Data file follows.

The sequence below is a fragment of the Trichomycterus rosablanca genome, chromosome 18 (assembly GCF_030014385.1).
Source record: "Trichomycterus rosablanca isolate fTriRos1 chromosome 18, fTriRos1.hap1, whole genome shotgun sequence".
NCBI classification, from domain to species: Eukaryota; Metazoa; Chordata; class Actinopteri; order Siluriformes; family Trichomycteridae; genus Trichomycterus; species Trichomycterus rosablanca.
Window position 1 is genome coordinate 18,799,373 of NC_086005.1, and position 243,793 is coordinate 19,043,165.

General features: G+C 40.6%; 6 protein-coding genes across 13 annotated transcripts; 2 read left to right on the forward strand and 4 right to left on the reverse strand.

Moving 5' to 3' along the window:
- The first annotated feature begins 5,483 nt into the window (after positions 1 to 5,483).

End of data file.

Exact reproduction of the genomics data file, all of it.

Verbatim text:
The sequence below is a fragment of the Trichomycterus rosablanca genome, chromosome 18 (assembly GCF_030014385.1).
Source record: "Trichomycterus rosablanca isolate fTriRos1 chromosome 18, fTriRos1.hap1, whole genome shotgun sequence".
NCBI classification, from domain to species: Eukaryota; Metazoa; Chordata; class Actinopteri; order Siluriformes; family Trichomycteridae; genus Trichomycterus; species Trichomycterus rosablanca.
Window position 1 is genome coordinate 18,799,373 of NC_086005.1, and position 243,793 is coordinate 19,043,165.

General features: G+C 40.6%; 6 protein-coding genes across 13 annotated transcripts; 2 read left to right on the forward strand and 4 right to left on the reverse strand.

Moving 5' to 3' along the window:
- The first annotated feature begins 5,483 nt into the window (after positions 1 to 5,483).